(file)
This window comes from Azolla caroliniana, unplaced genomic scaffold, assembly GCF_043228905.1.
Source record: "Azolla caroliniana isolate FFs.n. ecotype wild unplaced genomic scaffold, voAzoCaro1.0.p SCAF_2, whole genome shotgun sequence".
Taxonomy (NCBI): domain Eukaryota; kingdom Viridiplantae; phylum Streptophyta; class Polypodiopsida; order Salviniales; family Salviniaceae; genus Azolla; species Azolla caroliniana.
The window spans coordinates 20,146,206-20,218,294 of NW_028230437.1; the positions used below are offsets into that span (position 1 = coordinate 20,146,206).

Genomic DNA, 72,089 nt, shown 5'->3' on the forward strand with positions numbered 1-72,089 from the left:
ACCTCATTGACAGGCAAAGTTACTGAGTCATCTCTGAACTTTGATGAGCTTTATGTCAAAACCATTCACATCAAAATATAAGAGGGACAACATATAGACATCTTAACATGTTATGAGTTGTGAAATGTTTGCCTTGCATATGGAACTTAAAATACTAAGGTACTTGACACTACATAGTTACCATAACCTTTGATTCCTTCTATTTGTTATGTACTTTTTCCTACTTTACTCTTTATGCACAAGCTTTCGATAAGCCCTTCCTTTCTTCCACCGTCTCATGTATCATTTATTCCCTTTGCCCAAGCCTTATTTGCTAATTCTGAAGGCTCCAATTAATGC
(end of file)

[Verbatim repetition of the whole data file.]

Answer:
This window comes from Azolla caroliniana, unplaced genomic scaffold, assembly GCF_043228905.1.
Source record: "Azolla caroliniana isolate FFs.n. ecotype wild unplaced genomic scaffold, voAzoCaro1.0.p SCAF_2, whole genome shotgun sequence".
Taxonomy (NCBI): domain Eukaryota; kingdom Viridiplantae; phylum Streptophyta; class Polypodiopsida; order Salviniales; family Salviniaceae; genus Azolla; species Azolla caroliniana.
The window spans coordinates 20,146,206-20,218,294 of NW_028230437.1; the positions used below are offsets into that span (position 1 = coordinate 20,146,206).

Genomic DNA, 72,089 nt, shown 5'->3' on the forward strand with positions numbered 1-72,089 from the left:
ACCTCATTGACAGGCAAAGTTACTGAGTCATCTCTGAACTTTGATGAGCTTTATGTCAAAACCATTCACATCAAAATATAAGAGGGACAACATATAGACATCTTAACATGTTATGAGTTGTGAAATGTTTGCCTTGCATATGGAACTTAAAATACTAAGGTACTTGACACTACATAGTTACCATAACCTTTGATTCCTTCTATTTGTTATGTACTTTTTCCTACTTTACTCTTTATGCACAAGCTTTCGATAAGCCCTTCCTTTCTTCCACCGTCTCATGTATCATTTATTCCCTTTGCCCAAGCCTTATTTGCTAATTCTGAAGGCTCCAATTAATGC